Anthony Green - Young Legs
Record Label: Moshtradamus Records
Release Date: November 12, 2013
I have to admit, I never saw this coming.
The year was 2008- an essential time for any 14-year-old with a brother introducing him to bands like Say Anything, Brand New and Saves the Day. Discovering a new artist became a daily event, and yet I can still clearly recall the night I first spun Juturna and On Letting Go back-to-back. I couldn’t sleep that night, for one reason or another, and from the moment I heard Colin Frangicetto’s wailing guitars introducing Anthony Green’s unearthly vocals, I knew I wouldn’t be drifting off anytime soon. The entire atmosphere that surrounded each song was unlike anything my young ears had heard before, and each release would prove to become an important part of the musical development I experienced throughout high school.
My love and fascination for Circa Survive pointed me towards Green’s first solo effort, Avalon, an unquestionably different but altogether beautiful and diverse album that eventually grew into one of my favorites. Then came fatherhood, and while not a soul in the community was (or is yet) unhappy to see Instagrammed photos of his smiling wife and children, the question remained as to how this new role in family life would affect his songwriting. That question was answered with Beautiful Things, a respectable follow-up that showed progression in almost every way despite some off-putting, childlike clunkers (“Love You No Matter What”) holding it back.
So, upon hearing the title of Young Legs and seeing its very literal album art, I would be lying if I said my excitement wasn’t equally mixed with anxiety over which direction it would follow. And immediately after hearing opening track “Breaker” for the first time, my worry was washed away in a sea of dark, emotive lyricism and prominent organic instrumentation. “Breaker” effortlessly slides into the title track, both incorporating murky piano-work and Green’s trademark vocals layered with harmony. “Breaker” tells the story of a lost friendship, and the yearning that comes with it until we come to realize we can’t spend our whole lives waiting for someone. Its abrupt conclusion is backed by distorted guitar chords, while “Young Legs” proves that the blues are still a force to be reckoned with as it stands as one of the most powerful songs Green has ever penned.
This gloomy undertone becomes the centerpiece of the record, be it paired with the easily relatable “When You Sang to Me”, (“I never wanted you to know/Who I used to be/Denying it just forces it to show/What you couldn’t see”, sprawling into an instantly accessible chorus backed by Green’s distorted harmonies) or the upbeat acoustic hook of “Conversation Piece”, which blossoms into a beautifully simple album highlight. As anyone interested in the record will know by now, Circa fans should be in for a treat with the unabashedly hopeful “100 Steps”, albeit in a different and fuller form. The song’s somewhat jarring synths bring back pleasant memories of Avalon and other assorted demos, which helps to transition the listener into Green’s new stylistic approach.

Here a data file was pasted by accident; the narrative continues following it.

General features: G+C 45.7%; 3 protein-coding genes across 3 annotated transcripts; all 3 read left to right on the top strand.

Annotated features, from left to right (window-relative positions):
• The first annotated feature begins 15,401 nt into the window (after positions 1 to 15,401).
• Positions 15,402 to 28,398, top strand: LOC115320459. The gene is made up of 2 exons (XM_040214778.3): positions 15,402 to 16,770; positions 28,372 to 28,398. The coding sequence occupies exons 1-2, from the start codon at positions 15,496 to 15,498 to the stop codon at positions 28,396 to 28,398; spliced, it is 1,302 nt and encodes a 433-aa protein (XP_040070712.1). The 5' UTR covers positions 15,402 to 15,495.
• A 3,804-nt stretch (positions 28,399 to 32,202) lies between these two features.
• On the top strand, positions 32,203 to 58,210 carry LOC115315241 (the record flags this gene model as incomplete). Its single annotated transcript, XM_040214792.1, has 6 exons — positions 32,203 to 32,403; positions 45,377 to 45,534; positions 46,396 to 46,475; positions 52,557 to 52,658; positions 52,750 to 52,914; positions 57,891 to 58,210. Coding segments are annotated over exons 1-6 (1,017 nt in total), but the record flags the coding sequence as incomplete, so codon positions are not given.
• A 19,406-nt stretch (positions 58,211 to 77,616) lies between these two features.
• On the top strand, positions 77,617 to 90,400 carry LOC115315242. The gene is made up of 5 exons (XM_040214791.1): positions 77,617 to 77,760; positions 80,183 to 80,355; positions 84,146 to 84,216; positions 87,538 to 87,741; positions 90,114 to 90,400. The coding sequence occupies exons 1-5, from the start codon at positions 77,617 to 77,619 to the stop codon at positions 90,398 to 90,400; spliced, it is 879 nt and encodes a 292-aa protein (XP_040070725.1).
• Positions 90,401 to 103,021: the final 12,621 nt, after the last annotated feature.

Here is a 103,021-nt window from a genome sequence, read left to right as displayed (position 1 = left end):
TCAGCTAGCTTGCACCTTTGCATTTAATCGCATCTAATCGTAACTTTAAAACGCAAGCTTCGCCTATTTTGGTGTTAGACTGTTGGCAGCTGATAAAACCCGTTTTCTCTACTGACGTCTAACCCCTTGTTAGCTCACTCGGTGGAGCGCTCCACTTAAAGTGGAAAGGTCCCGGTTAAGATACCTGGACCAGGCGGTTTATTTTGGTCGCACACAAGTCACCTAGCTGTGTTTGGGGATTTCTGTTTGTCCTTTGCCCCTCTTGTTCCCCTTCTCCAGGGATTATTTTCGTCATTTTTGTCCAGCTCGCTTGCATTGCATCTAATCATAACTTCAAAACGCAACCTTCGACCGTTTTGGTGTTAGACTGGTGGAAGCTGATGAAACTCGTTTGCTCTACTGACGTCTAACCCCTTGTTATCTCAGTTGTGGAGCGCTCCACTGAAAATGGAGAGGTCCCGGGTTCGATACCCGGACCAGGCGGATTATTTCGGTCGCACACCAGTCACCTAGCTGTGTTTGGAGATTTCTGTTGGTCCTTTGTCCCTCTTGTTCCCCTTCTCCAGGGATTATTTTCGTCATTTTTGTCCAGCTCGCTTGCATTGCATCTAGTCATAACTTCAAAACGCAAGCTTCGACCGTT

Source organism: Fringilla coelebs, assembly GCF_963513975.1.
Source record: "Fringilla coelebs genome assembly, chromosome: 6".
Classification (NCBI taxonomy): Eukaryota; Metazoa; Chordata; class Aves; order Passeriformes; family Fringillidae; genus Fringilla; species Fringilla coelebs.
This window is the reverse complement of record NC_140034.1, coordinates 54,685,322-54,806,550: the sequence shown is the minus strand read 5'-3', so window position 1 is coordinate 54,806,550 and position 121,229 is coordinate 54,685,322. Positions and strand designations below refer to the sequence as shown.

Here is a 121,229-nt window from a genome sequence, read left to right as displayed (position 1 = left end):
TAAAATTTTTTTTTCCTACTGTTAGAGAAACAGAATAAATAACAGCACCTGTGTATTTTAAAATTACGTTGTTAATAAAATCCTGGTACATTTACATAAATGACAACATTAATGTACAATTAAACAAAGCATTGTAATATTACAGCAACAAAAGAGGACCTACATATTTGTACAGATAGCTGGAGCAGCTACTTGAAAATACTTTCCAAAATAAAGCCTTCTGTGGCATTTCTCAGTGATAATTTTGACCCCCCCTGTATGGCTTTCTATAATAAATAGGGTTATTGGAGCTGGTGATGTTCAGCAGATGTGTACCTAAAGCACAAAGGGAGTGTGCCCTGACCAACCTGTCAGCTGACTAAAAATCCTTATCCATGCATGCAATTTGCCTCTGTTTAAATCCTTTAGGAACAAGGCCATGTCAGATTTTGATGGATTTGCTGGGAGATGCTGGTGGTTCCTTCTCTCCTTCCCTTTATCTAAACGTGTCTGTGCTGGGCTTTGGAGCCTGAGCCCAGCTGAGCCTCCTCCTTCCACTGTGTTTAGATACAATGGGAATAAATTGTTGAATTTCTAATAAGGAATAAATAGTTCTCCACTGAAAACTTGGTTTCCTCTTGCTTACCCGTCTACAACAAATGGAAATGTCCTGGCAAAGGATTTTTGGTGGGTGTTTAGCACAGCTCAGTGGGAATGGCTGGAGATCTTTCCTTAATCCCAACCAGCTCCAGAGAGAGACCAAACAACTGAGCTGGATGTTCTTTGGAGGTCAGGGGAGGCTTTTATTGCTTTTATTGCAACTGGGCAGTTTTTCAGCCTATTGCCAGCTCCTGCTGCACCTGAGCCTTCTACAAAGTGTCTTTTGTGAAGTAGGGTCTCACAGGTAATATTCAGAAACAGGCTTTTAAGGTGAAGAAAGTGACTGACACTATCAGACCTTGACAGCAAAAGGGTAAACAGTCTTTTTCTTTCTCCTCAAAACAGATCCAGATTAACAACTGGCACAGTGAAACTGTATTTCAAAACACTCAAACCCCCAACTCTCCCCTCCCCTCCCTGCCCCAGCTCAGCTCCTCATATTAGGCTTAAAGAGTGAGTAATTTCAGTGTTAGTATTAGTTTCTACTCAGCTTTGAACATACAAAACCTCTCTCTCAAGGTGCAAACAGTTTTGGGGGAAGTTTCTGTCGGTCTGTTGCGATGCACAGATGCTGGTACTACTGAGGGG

While a few missteps do become apparent throughout, each remains an independent and well-planned idea that just happens to fail this time around. The bouncy, psychedelic “Anytime” completely disrupts the flow of Young Legs, which altogether proves to be Green’s most cohesive and consistent effort yet. The song isn’t so much terrible as it carries on without direction, serving no real purpose in the context of the record. The chorus of “Shine” consists of oddly unsettling gang vocals, which feel out of place as they throw an otherwise atypical AG song off-course. Despite all of this, success is found in the album’s most unexpected corners, with interludes like “Too Little, Too Late” and “Stolen” playing more of a sonic role than a substantial one. They prove to be fitting pieces in a puzzle, providing a fresh breath anytime the songs begin to sound a bit stale.
“Dynamic” is the key word throughout the album, a result of both musical progression and Will Yip’s always stellar production. The songs here feel bigger, and in turn the entirety of Young Legs feels more upfront; it doesn’t hurt that this collection takes a more organic approach in contrast to the electronic elements that played a key role in Beautiful Things. This is the first solo effort that doesn’t feel like “Anthony Green backed by Good Old War”, but a whirlwind of raw and heartfelt songs that refuse to let up as anything but. Preceded by a notably successful and unique career filled with genre-defining and denying releases, Young Legs is the payoff for years of personal growth and maturity through songwriting. As Beautiful Things reached its conclusion, Green promised that “Beautiful things were coming”; if he was referencing the future arrival of Young Legs, he delivered everything we could have hoped for and more. And if we are to take one more cue from Green’s breathtaking closing tracks, perhaps we just have to believe that whatever Green and Co. release next will be an even more masterful step in direction of records that can define the rainy summer nights of any 14-year-old on the verge of discovering something great.